Without the ability to transfer their credit histories, immigrants have difficulty proving their reliability as borrowers and are often forced into less ideal options like payday loans, that can charge 300% or more in interest. As a result, immigrants living in the U.S. often struggle to navigate life tasks and milestones, such as taking out a loan to start a business, buying a car, or renting an apartment.

“Immigration is a really vulnerable point for individuals in their lives. Giving them the credit to get that head start, it helps…unlock opportunities for them,” said Nicky.

Misha, Nicky, and Loek seek to provide a systemic solution to aid the more than 42.4 million immigrants living in the U.S. with limited access to credit. “[We] allow people to bring their credit history with them so that they’re treated as equals when they come to the U.S., to not have to start from scratch,” said Misha.

Misha is a naturalized U.S. citizen whose family moved to the United States from Russia after the fall of the Soviet Union. Most recently in his career, Misha worked at Google[x] and Goldman Sachs, before completing his MBA at Stanford Graduate School of Business.

“My immigration story is a huge source of pride for me in getting to where I am,” said Misha.
“I’ve been in this country for more than 25 years and had the good fortune of being educated here, and benefited from the sacrifice that my parents made in taking a big risk and leaving the safety net that comes with being in a country where your education is respected. Where you speak the language. Where you understand the culture. Where you have a big family. You come to a new country…you’re starting over. I have been lucky enough in life to make it to here. I think about the sort of the path that’s gotten me here, and what I want to accomplish in the future. I want to help people get to a similar stage.”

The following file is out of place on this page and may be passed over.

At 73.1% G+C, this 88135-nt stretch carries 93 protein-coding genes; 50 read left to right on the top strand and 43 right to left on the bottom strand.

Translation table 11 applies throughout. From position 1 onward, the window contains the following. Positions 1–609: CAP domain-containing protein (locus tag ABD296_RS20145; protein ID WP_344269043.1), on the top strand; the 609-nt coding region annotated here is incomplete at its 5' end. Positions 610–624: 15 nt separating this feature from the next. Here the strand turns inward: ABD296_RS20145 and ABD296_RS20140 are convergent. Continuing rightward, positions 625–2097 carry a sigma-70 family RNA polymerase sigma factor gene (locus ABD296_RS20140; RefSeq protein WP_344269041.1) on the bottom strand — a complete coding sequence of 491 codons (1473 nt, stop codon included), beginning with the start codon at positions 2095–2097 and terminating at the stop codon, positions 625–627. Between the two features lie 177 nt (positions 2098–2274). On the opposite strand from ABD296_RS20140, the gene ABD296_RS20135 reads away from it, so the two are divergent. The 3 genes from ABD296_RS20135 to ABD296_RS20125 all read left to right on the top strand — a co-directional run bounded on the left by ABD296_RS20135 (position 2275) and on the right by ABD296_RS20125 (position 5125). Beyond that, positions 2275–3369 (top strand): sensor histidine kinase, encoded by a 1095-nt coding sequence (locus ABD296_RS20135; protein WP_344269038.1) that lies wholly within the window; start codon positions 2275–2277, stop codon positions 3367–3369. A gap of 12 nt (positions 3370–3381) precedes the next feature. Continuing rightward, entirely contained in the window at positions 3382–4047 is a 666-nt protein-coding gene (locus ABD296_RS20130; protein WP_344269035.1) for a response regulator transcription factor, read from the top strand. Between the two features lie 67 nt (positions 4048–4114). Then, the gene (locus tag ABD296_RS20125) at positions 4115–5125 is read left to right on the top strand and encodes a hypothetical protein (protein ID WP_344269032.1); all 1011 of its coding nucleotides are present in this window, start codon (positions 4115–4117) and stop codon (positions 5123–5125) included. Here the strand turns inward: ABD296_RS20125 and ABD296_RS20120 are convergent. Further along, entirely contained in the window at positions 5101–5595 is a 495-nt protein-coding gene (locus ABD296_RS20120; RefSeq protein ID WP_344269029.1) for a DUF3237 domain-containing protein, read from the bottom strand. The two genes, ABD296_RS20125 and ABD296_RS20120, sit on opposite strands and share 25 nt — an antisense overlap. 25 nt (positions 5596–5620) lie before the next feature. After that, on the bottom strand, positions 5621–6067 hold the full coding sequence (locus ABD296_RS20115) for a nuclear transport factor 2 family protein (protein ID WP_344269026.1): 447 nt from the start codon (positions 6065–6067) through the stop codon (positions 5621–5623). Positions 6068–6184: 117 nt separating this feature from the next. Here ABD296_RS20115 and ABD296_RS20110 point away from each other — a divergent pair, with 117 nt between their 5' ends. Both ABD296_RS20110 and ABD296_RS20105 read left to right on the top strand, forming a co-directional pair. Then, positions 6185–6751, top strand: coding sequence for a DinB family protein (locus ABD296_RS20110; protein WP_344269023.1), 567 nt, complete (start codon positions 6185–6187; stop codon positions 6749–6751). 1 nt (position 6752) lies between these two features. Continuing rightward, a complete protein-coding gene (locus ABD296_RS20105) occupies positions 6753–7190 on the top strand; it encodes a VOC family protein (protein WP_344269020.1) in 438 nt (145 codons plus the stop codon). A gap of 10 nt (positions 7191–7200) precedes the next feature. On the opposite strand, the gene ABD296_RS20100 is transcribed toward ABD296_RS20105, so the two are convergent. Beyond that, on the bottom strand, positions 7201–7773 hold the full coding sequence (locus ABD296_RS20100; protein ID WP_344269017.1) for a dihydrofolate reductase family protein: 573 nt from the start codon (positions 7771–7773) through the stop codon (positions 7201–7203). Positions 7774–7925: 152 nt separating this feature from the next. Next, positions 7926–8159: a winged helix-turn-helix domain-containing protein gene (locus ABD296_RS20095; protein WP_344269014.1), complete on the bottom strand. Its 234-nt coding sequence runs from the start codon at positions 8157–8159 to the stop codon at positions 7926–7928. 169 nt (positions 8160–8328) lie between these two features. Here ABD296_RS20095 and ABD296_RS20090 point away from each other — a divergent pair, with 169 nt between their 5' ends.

Part of Nova’s goal is to help immigrants from all walks of life find pathways to success.

“If you’re already having to struggle with income and then you don’t have special services handy, it’s even harder. The system is not really optimized across the whole income curve,” said Loek. “It takes like three to five years to build [a credit history] that is up to par to what it was back home, and we solve that gap.”

Loek moved to the U.S. from the Netherlands in 2014 and received his Master’s degree at Stanford in Artificial Intelligence and Software Engineering.

Silicon Valley’s population alone is 37% non-citizens. Considering 42.4 million people in the U.S. are immigrants, Nova Credit has positioned itself to fill a wide gap. Nova currently validates credit information from Mexico, Canada and India, with plans to expand to several different countries in the coming months. If Nova Credit succeeds in their goal to provide credit history for immigrants, it would create a $600 billion lending opportunity for American institutions.

In order to continue to grow their young company, the founding trio must contend with not only inherent entrepreneurial challenges, but also the ever-present uncertainty of Nicky and Loek’s future in the U.S.

“I’m faced with the risk that my two co-founders may not be allowed to stay in this country, in a year and then in two years,” said Misha.

Nicky is currently on an OPT student visa, and plans to apply for the H1-B visa through her work with Nova. Loek is in the U.S. on an OPT STEM extension, which allows him to stay in the country legally post-graduation for up to 2 years.